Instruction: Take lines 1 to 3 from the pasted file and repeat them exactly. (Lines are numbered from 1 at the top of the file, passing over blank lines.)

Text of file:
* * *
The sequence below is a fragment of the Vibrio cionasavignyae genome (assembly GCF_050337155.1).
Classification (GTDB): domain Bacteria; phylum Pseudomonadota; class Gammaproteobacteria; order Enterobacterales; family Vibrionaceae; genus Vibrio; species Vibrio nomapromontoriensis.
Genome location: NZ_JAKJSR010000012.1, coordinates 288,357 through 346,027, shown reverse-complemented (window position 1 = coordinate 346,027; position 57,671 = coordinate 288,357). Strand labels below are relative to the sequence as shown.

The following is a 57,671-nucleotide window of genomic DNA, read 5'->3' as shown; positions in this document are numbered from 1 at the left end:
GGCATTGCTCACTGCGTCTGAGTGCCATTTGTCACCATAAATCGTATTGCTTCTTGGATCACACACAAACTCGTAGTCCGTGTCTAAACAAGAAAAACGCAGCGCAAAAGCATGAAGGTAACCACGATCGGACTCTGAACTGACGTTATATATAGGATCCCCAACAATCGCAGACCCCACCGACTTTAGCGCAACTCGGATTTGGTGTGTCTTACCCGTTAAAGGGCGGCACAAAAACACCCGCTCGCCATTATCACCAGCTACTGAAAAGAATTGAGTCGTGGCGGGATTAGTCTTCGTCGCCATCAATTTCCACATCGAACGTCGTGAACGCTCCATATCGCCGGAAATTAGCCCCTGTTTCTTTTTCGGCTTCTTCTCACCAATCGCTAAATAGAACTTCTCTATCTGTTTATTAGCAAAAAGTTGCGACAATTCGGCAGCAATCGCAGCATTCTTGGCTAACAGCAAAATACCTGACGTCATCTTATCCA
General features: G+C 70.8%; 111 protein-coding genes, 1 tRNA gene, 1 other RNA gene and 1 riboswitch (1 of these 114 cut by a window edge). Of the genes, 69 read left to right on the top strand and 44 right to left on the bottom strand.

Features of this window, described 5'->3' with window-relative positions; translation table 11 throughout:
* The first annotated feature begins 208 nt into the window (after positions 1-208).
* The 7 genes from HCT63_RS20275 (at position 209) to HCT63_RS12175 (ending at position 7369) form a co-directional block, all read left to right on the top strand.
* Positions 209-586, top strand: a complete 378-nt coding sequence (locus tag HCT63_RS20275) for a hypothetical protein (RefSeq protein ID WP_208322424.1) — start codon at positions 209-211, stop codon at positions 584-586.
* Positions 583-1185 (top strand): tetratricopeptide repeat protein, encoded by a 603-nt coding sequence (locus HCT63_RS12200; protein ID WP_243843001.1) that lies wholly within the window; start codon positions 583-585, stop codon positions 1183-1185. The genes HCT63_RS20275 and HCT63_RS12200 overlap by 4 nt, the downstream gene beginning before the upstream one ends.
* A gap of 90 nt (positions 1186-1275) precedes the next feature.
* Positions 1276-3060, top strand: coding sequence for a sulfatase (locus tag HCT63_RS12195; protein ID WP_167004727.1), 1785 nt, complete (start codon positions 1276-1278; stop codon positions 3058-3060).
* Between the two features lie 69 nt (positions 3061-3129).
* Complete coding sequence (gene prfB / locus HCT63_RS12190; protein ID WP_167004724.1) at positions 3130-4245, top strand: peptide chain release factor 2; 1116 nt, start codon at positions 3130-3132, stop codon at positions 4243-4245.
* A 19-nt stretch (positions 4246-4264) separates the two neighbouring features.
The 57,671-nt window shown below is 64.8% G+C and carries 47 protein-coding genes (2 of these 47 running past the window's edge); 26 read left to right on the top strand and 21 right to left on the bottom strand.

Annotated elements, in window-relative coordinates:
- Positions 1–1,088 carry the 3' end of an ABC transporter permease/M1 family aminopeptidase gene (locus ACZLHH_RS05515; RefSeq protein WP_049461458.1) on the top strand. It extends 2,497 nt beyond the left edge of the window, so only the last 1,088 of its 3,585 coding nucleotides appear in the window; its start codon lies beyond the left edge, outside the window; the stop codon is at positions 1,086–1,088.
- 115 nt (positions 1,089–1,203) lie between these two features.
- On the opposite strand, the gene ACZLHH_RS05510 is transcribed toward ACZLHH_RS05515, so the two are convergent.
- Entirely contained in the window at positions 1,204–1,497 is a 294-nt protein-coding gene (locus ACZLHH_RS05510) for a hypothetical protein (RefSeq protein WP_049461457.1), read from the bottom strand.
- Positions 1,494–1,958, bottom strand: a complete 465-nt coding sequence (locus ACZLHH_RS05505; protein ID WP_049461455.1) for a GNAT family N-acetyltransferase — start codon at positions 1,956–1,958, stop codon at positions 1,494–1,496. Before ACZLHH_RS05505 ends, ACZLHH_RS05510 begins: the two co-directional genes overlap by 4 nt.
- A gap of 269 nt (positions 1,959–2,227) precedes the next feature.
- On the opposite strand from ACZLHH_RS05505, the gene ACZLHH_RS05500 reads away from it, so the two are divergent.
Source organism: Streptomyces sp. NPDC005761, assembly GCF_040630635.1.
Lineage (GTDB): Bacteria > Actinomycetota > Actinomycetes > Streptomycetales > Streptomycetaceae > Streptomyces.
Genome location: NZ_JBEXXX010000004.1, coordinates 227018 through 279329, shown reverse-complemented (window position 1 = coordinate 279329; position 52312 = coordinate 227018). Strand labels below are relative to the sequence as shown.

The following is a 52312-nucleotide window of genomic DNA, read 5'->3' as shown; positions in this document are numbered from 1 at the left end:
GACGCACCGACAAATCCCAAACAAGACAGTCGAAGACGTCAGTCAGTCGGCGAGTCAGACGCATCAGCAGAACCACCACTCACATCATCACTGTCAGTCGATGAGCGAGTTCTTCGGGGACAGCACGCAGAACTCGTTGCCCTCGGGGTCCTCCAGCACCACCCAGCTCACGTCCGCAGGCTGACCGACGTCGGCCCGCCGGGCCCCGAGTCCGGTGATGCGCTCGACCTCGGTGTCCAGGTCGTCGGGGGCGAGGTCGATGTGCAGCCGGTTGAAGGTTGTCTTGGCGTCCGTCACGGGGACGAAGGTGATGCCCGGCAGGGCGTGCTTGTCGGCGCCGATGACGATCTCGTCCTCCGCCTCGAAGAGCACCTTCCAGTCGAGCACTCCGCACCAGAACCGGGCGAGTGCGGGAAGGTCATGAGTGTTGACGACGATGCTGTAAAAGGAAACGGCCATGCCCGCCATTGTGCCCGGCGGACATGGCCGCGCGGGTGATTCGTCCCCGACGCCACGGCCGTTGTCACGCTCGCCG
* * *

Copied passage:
The sequence below is a fragment of the Vibrio cionasavignyae genome (assembly GCF_050337155.1).
Classification (GTDB): domain Bacteria; phylum Pseudomonadota; class Gammaproteobacteria; order Enterobacterales; family Vibrionaceae; genus Vibrio; species Vibrio nomapromontoriensis.
Genome location: NZ_JAKJSR010000012.1, coordinates 288,357 through 346,027, shown reverse-complemented (window position 1 = coordinate 346,027; position 57,671 = coordinate 288,357). Strand labels below are relative to the sequence as shown.